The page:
Articles Posted in Alcohol & Drug Related Offenses

iStock_000012855950Large.jpgAn alleged driving while intoxicated accident killed six people after a “girls night out” in eastern Los Angeles County, California, on February 9th, 2014. Horrific events such as this strikes up the debate about whether owners and/or bartenders of bars and restaurants should be held liable when their patrons consume alcoholic beverages, drive, and then injure or kill someone.

Olivia Carolee Culbreath, a 21-year-old Californian, was charged with six counts of murder, (felony drunk driving and felony manslaughter), but has yet to be arraigned. At 4:45 a.m., she was driving a red, Chevrolet Camaro the wrong way on westbound 60, the Pomona Freeway, in Diamond Bar, when she hit a Ford Explorer, killing all four in the Explorer. In addition, two of Culbreath’s passengers, her sister and a friend, both died. The defendant remains hospitalized but held on $6 million bail. As though this case is not sad enough, she is a mother of a new born and is now facing life in prison.

Culbreath had a prior DUI conviction when she was just 17, and her driving privilege restrictions from that incident were lifted just days before this catastrophic incident.

So can the owners and/or bartenders of the bars or restaurants where Culbreath was served be financially or criminally liable for this accident? The answer is found in the “dram shop laws,” which in California are found in the Civil Code Section 1714.

This law actually protects bar owners and bartenders from civil liability if their patron drives while intoxicated and injures or kills someone. The code specifically states, “Everyone is responsible, not only for the result of his or her willful acts, but also for an injury occasioned to another by his or her want of ordinary care or skill in the management of his or her property or person…the furnishing of alcoholic beverages is not the proximate cause of injures resulting from intoxication, but rather the consumption of alcoholic beverages is the proximate cause of injuries inflicted upon another by an intoxicated person.” Section (c) extends this provision to a social host.

The exception is found in Section (d), which states an adult who furnishes alcohol to a person that s/he knows or should have known is under 21, may be found to be the proximate cause of any resulting injuries or death.

However, the bartender can be charged with a misdemeanor under California Business and Professions Code Section 25602(a), which states, “Every person who sells, furnishes, gives, or causes to be sold, furnished, or given away, any alcoholic beverage to any habitual or common drunkard or to any obviously intoxicated person is guilty of a misdemeanor.”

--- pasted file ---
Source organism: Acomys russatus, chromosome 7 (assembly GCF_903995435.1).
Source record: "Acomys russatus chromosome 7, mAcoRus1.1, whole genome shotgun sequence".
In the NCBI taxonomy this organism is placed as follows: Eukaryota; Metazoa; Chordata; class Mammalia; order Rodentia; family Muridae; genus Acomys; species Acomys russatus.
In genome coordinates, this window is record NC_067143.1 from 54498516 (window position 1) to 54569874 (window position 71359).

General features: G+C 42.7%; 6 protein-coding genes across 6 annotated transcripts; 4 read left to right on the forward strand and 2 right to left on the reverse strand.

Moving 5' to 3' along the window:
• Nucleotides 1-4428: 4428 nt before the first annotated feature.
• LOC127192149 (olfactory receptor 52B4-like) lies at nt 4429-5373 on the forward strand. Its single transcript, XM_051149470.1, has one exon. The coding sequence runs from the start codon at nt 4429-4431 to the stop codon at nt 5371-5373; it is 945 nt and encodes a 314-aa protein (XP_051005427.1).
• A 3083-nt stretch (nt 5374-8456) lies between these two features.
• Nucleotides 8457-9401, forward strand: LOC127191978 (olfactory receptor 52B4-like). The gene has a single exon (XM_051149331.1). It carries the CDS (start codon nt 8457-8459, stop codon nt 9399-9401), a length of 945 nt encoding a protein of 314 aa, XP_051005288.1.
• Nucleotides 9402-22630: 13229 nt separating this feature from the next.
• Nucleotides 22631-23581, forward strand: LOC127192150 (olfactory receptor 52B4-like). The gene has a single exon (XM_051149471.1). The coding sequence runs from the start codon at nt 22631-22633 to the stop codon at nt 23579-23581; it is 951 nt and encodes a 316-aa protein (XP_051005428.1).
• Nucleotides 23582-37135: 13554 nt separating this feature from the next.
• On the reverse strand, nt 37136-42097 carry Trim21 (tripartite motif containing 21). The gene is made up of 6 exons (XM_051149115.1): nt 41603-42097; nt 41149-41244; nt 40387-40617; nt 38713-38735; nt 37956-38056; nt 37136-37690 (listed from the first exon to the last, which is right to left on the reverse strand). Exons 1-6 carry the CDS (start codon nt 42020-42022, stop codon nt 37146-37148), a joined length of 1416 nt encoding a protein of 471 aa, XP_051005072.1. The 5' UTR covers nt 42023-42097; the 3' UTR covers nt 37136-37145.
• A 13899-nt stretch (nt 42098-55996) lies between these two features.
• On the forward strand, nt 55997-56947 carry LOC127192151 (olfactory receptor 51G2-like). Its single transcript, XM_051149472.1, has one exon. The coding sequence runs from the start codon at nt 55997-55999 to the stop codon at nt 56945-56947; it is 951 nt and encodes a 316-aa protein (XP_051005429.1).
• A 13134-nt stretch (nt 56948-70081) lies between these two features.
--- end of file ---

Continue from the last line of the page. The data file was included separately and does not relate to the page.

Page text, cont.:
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In California, it’s well known that it is unlawful to drive a vehicle while under the influence of an alcoholic beverage, a drug or a combination thereof, under California Vehicle Code (VC) Section 23152. In addition, California has “open container laws” which are codified in VC Sections 23221 – 23229. A driver or a passenger that is over 21 years old can have an unopened, factory-sealed alcohol container inside the passenger compartment of the vehicle; however, the “open container laws” make it illegal to have an open alcohol container in the passenger compartment of a motor vehicle.

Specifically, California VC Section 23221 prohibits drivers and passengers from consuming an alcoholic beverage while the motor vehicle is being driven on a roadway.

If you are a driver or a passenger that is over 21 years old and you have an open container in your possession in the vehicle, you can be charged with Possession of Open Container While Driving or Possession of Open Container in Motor Vehicle under California Vehicle Code Section 23222 or 23223.

It is also unlawful for a registered owner to store an opened alcohol container inside their vehicle under VC 23225. As well, it is illegal for the driver or a passenger to store an opened alcohol container inside the passenger compartment of the vehicle while the vehicle is being driven on a roadway, per California Vehicle Code Section 23226.

California VC Section 23224 addresses drivers and passengers that are under 21 years old. In essence this section states no person under 21 shall knowingly drive any motor vehicle carrying an alcoholic beverage and no passenger under 21 shall knowingly possess or have under their control any alcoholic beverage unless accompanied by a parent or an adult designated by a parent, or driving during the course of their employment, or if unaccompanied the underage driver was following the reasonable instructions of their parent.

There are exceptions to these “open container laws” that are found in VC 23229. Passengers in any bus, taxi, limo for hire licensed to transport passengers, or persons inside the living quarters of a housecar or camper are exempt from the possession of an open container and the drinking inside a vehicle laws. And, the driver of the vehicles listed above are exempt from the storage of an open container law found in VC 23225.

The above blog article is by no means all-inclusive and is not legal advice. Laws may change and may not apply to your case. For the latest information or to get legal advice, speak to a DUI defense attorney in your area.

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